Purchasing fresh cut flowers can put a dent in your budget. However, sometimes it is the perfect purchase for the occasion, whether it is for a gift, a holiday table or as a winter uplift for yourself. It only makes good sense to extend the life of cut flowers for as long as possible. Even when you cut flowers for free from your own flower garden, it's worth extending their life to enjoy them for as long as possible.
Cut flowers from your own garden in the early morning or evening, while temperatures are at their coolest. Take a bucket of warm water and garden clippers with you. As you snip off each bloom at an angle, place it in the warm water immediately. For purchased flowers, fill your sink with warm water and place the stems in it as soon as you get home. Re-cut the flowers about an inch from the bottom, also at an angle, under the water.
Leave the flowers in the warm water while you work on them. Estimate where the stems will hit at the rim of the vase in which you will place the flowers. Remove all leaves and stems below that point. Excess foliage below the water line can cause bacteria to form, shortening the flower's life.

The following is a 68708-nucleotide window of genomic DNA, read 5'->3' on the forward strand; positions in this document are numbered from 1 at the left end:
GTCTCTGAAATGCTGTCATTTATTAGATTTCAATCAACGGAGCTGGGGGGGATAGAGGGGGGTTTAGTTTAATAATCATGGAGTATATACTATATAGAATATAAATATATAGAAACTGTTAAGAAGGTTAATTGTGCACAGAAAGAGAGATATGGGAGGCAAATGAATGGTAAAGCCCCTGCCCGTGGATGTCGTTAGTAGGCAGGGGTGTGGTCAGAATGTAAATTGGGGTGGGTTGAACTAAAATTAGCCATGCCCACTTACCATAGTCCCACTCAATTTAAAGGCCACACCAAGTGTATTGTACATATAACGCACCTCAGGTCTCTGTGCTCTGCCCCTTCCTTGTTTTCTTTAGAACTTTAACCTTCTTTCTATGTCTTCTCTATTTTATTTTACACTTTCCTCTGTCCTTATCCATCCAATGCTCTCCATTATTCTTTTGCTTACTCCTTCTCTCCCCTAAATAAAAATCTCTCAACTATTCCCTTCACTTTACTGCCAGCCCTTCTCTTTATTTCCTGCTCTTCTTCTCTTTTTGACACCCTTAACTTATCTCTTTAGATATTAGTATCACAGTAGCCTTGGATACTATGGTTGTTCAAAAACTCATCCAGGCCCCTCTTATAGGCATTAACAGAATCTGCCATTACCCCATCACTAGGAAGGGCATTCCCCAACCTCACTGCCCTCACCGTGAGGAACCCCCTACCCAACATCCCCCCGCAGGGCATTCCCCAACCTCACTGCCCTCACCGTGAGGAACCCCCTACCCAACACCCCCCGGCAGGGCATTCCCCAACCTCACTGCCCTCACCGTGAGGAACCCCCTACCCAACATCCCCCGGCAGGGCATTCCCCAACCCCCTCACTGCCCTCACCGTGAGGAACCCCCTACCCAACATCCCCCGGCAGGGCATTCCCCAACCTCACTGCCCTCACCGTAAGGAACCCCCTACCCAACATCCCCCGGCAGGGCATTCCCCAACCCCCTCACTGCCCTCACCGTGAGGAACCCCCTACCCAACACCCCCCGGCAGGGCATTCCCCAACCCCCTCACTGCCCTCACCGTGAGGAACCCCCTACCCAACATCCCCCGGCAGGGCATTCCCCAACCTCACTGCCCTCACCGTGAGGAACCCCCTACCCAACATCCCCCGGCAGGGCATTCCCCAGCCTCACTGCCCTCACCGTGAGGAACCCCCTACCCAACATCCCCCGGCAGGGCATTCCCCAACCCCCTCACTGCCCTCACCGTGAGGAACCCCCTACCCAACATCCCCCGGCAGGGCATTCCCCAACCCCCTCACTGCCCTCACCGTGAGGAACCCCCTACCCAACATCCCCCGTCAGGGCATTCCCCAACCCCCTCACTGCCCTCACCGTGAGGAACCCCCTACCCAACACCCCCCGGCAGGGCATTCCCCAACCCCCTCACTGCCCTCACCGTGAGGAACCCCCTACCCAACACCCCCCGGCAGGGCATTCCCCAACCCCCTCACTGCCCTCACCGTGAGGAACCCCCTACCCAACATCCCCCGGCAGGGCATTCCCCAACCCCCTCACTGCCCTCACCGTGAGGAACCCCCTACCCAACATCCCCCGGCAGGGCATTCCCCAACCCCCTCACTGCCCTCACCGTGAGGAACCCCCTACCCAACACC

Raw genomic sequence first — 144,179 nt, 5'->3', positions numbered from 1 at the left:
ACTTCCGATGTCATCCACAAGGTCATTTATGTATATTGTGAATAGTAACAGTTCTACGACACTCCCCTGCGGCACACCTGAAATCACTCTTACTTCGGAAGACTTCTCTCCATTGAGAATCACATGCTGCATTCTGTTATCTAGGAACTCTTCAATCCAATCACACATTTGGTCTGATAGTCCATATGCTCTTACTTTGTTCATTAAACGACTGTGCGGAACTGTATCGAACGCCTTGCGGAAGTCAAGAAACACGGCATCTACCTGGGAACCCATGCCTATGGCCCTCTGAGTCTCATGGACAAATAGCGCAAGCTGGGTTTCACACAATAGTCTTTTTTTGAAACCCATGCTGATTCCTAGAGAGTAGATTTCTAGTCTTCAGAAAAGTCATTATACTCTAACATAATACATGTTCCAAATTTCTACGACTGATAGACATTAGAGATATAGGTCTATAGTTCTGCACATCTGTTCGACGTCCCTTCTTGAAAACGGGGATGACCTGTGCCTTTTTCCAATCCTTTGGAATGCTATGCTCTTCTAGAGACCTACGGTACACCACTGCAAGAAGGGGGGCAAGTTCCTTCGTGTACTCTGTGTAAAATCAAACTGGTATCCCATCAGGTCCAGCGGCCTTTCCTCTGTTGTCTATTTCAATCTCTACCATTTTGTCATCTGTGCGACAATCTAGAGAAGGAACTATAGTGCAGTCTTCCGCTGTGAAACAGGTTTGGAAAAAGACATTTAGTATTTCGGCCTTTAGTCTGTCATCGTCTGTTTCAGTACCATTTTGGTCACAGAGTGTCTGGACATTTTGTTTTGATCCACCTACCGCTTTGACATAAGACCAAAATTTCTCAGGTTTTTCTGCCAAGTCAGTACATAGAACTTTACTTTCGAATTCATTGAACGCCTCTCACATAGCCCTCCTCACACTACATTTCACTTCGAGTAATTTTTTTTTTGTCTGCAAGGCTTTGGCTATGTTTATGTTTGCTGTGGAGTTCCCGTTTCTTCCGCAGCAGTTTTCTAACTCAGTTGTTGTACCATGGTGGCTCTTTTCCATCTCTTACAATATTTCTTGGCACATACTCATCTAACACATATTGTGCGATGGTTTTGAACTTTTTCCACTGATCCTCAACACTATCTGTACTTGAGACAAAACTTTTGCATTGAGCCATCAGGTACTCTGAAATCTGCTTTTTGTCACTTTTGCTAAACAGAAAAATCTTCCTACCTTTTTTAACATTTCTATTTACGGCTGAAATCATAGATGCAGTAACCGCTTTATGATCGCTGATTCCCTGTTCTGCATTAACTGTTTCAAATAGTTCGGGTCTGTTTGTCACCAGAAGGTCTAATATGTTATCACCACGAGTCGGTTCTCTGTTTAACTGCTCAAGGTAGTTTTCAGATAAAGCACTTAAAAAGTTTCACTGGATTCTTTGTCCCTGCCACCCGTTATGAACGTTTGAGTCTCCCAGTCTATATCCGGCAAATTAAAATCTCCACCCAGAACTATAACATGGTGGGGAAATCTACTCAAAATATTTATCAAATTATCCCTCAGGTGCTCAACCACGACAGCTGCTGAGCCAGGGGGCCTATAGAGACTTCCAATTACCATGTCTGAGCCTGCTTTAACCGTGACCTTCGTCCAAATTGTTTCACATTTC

Add floral preservative to the vase. Generally, a packet of preservative is included with your purchased flowers. You also can buy it at garden centers and nurseries. It may be referred to as a biocide, because it destroys bacteria, yeast and fungi that harm the flowers and hasten their demise.
Fill the vase with water and arrange the flowers to your liking. Change the water in the vase every couple of days, adding additional floral preservative each time.
Place the vase away from windows with direct sunlight coming through. At night, move the cut flowers to the coolest room in the house.
Remove expired blooms right away. The dead flowers emit a noxious gas that is harmful to the other living flowers.